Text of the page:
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Google Summer of Code

This project is result of my Google Summer of Code project: Storage API for Aggregated API Servers.

Project outline:

Kubernetes offers two ways to extend the core API, by using the CustomResourceDefinitons or by setting up an aggregated API server. This ensures users don’t need to modify the core API in order to add the features needed for their workflow, which later ensures the more stable and secure core API.

One missing part is how to efficiently store data used by aggregated API servers. This project implements a Storage API, with a main goal to share the cluster’s main etcd server with the Aggregated API Servers, allowing it to use cluster’s main etcd just like it would use it’s own etcd server.

Student: Marko Mudrinić
Mentors: David Eads, Dr. Stefan Schimanski

More details about the project, including links to proposals and progress tracker, can be found in the xmudrii/gsoc-2018-meta-k8s repository.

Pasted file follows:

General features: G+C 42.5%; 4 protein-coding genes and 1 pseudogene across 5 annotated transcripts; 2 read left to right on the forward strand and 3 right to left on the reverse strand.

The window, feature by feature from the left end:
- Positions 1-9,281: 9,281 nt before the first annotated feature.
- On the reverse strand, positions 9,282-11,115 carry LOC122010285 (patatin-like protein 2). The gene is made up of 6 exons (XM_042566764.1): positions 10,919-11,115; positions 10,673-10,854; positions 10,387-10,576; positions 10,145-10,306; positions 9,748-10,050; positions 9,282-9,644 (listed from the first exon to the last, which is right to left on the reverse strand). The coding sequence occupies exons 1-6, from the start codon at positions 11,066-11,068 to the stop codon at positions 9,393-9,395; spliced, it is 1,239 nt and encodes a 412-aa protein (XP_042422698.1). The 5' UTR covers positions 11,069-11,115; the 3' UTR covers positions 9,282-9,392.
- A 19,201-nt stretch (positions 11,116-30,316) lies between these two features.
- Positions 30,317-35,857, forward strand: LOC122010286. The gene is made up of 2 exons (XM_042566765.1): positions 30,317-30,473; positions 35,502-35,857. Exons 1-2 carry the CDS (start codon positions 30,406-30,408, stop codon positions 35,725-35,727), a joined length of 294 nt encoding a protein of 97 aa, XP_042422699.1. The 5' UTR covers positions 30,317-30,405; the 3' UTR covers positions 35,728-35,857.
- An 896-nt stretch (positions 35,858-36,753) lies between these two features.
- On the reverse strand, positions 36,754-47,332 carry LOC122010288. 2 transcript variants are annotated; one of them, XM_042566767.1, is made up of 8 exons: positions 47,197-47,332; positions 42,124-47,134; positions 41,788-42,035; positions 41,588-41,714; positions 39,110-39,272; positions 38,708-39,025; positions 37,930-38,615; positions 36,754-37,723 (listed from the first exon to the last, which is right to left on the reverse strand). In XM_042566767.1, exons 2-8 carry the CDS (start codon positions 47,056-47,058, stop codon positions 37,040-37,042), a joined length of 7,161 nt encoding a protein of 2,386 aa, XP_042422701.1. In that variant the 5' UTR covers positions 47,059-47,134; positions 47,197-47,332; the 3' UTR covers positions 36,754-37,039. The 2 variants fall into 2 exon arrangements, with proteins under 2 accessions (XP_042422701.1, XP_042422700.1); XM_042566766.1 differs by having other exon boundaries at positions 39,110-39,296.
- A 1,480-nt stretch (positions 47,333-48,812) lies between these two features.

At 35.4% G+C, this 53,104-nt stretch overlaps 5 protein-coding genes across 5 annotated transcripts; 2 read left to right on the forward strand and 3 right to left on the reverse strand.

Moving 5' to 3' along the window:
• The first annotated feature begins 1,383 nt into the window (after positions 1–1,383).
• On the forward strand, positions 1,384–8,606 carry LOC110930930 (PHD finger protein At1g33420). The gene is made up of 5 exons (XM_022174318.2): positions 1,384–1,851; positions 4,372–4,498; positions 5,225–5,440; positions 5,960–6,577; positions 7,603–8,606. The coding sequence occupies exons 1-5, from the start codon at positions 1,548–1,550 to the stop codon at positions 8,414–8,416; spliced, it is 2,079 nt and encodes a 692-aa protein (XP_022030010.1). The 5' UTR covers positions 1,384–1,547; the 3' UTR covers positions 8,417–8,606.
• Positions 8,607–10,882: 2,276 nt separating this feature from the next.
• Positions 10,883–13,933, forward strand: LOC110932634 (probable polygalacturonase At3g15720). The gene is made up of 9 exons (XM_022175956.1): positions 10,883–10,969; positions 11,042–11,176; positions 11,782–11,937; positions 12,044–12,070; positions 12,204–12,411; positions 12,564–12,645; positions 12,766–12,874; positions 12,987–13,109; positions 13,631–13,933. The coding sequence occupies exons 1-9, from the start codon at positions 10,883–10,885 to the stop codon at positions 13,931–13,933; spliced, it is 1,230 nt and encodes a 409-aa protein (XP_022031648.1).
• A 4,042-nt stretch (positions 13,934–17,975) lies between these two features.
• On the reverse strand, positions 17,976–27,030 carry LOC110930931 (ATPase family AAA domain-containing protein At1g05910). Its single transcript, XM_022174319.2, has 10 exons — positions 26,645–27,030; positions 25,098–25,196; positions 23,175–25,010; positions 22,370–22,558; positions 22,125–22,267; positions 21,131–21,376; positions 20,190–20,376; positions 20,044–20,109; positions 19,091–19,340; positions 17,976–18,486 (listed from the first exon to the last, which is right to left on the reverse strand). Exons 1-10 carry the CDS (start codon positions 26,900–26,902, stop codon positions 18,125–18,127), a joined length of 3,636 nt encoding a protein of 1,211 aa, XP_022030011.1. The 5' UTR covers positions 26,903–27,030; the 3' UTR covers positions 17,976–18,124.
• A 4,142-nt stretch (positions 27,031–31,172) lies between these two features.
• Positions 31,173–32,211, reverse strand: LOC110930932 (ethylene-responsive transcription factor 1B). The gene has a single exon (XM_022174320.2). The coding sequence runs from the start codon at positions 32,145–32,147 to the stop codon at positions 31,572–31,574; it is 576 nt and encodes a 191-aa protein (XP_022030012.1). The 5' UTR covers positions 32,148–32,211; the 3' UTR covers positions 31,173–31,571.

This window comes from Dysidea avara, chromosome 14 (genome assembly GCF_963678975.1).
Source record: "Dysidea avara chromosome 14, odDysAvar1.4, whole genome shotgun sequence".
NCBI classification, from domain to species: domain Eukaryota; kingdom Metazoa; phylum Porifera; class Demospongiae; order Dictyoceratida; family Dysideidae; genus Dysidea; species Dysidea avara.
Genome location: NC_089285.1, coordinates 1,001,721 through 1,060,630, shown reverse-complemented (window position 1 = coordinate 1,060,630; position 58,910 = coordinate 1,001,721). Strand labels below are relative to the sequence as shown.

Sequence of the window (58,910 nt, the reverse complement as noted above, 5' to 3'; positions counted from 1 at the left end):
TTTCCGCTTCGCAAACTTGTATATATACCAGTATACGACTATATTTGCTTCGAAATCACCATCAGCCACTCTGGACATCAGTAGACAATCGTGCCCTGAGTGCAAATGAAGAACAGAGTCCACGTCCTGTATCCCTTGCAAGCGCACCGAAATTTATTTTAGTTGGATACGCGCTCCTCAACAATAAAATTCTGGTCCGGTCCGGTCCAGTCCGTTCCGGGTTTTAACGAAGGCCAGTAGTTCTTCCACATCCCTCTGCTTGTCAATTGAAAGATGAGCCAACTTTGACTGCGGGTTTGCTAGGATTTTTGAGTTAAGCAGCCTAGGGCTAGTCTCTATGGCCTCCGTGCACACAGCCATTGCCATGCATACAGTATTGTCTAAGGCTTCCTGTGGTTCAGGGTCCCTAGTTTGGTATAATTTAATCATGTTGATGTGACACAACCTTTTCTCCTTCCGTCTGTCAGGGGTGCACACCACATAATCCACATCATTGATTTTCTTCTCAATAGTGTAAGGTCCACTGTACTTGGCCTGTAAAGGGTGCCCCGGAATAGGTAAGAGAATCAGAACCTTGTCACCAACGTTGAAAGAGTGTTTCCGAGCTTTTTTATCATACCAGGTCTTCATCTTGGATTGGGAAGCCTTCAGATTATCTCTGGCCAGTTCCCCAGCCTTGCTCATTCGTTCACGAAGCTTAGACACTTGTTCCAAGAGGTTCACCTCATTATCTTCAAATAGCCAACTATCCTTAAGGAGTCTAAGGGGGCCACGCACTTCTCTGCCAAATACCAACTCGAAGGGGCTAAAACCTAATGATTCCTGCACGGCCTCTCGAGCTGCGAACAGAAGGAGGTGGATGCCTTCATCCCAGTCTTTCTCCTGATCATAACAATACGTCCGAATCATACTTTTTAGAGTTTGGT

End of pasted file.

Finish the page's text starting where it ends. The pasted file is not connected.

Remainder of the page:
This controller implements the EtcdStorage type, used to provide etcd storage for the aggregated API servers.


HEAD of this repo matches versions 1.10 of,, and

Running controller

There are two ways to run EtcdProxyController:

Running the etcd cluster

Before running the controller, you need to expose an etcd cluster to the EtcdProxyController.

The EtcdProxyController assumes an etcd cluster is available on the https://etcd-svc-1.etcd.svc:2379 endpoint. The endpoint URL can be configured by modifying value of the --etcd-core-url flag in the 00-etcdproxy-controller.yaml manifest, or by providing the flag when running out-of-cluster.

There's an example manifest for deploying a single-node etcd cluster along with deploying instructions in the artifacts/etcd directory.

Deploying the EtcdProxyController in-cluster

To run the controller in-cluster, deploy the deployment manifest from the artifcats/deployment directory, using kubectl:

kubectl create -f artifacts/deployment/00-etcdproxy-controller.yaml

This manifest creates namespace for the EtcdProxyController, ServiceAccounts for controller and etcd-proxy pods, RBAC roles for managing all resources used by the controller, EtcdStorage CRD and EtcdProxyController Deployment.

The controller is deployed from the latest Docker Hub image, which can be found in the xmudrii/etcdproxy-controller Docker Hub repository.

More details about the deployment manifest can be found in the README file in the artifacts/deployment directory.